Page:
It’s Different for Girls

My mother was pretty invested in patriarchal, authoritarian (“strict father”) parenting.  She loved James Dobson, of Focus on the Family, and she put the vision of this kind of family into effect, such as forcing Dad to do the punishing of the boys when he came home after being gone all week.

It is well known now that authoritarian parenting is is hurtful to both parents and children.  The authoritarian parenting style is linked with kids who are less resourceful, less confident, less socially skilled, and less accomplished at school.  And it is intimately bound up with the patriarchy and usually, religion.

The patriarchy is more or less a huge set of problems.  And one of them is that it is emotionally stunting to men.  Maybe this is another reason I’m different from my siblings, and another way I lucked out.

Below are quotes from the full article here.

“We raise men not to see trauma or see experiences in their lives as traumatic, difficult, or painful. It is against the code of being a man and so, as young boys, we and others convince us over and over again that it wasn’t trauma.

“I am going to explore why men’s trauma is so invisible… The invisibility of men’s trauma is definitely a part of The Water.

[“The Water,” the reality in which we are all immersed but of which we are often unaware. The term refers to a parable of the two fish at the bottom of the ocean when another fish swims up and says, “How is the water?” and then swims off. The two fish look at each other and say, “What the hell is water?” That is how gender, in particular, shows up in our lives… And most of us don’t see The Water because we’re in it. Once you begin to see it, you see it everywhere and you begin to appreciate how incredibly deep it runs.]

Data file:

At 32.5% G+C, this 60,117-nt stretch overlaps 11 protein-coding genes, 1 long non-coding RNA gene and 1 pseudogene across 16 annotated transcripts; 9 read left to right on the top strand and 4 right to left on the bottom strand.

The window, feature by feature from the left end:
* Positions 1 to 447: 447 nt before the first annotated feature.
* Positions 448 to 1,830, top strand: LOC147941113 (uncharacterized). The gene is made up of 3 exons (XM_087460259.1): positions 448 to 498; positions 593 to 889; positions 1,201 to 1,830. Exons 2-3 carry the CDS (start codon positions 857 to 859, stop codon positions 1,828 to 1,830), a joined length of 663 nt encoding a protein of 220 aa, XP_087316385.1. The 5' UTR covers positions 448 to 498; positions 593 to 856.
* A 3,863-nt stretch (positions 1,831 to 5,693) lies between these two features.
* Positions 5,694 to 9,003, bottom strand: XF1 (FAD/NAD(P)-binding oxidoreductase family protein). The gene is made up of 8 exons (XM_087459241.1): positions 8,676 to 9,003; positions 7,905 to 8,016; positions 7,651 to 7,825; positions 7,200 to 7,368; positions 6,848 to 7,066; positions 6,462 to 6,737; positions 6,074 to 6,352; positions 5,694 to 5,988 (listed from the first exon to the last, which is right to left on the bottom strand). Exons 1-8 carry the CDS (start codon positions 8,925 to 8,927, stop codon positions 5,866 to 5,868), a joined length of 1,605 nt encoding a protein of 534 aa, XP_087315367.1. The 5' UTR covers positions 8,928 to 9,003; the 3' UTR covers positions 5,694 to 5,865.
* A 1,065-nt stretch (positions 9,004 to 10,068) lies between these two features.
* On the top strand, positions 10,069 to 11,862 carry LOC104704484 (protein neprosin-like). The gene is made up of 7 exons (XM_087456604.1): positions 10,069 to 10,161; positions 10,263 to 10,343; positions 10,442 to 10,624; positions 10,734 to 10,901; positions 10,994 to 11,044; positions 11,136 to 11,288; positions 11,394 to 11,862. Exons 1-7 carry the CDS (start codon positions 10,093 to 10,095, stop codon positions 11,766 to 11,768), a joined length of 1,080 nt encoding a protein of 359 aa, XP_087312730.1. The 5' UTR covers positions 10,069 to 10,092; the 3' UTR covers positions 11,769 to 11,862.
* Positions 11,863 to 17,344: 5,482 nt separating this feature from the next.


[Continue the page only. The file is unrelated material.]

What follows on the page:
“Trauma may mean “wound” in Greek, but in the language of men it means “weak.” And the last thing men want to feel like or appear as is weak.

“Men’s trauma is invisible to us… I have yet to do a workshop or training and not have at least one man come up to me and say, “But I never thought of that as trauma.” And their whole worldview has been changed because they have finally given themselves permission to acknowledge the deep pain they have been carrying around. They have been able to hear the message that, yes indeed, real men have trauma.

“The invisibility of male trauma is embedded in the Man Rules: Don’t cry, don’t be vulnerable, don’t ask for help, don’t show softer feelings. The list of infractions against the human spirit goes on and on. And I cannot repeat enough: We learn these Rules so young, from so many different sources, long before we have the freedom of choice in the matter. We cannot process the impact of what is happening to us. We know that if we stop crying, we experience some degree of safety. We know if we stop showing fear, we stop getting made fun of and might even get respect. We know that if we don’t admit feeling hurt or showing pain, we likely won’t have names and criticisms hurled at us from every direction. That is how we swallow the pain of trauma and tell ourselves, over and over again:

  • It was nothing.
  • That was then, this is now.
  • I was a child then; I am a grown man now.
  • I was a pain in the ass as a kid; I deserved it.
  • They were only trying to help me become a man.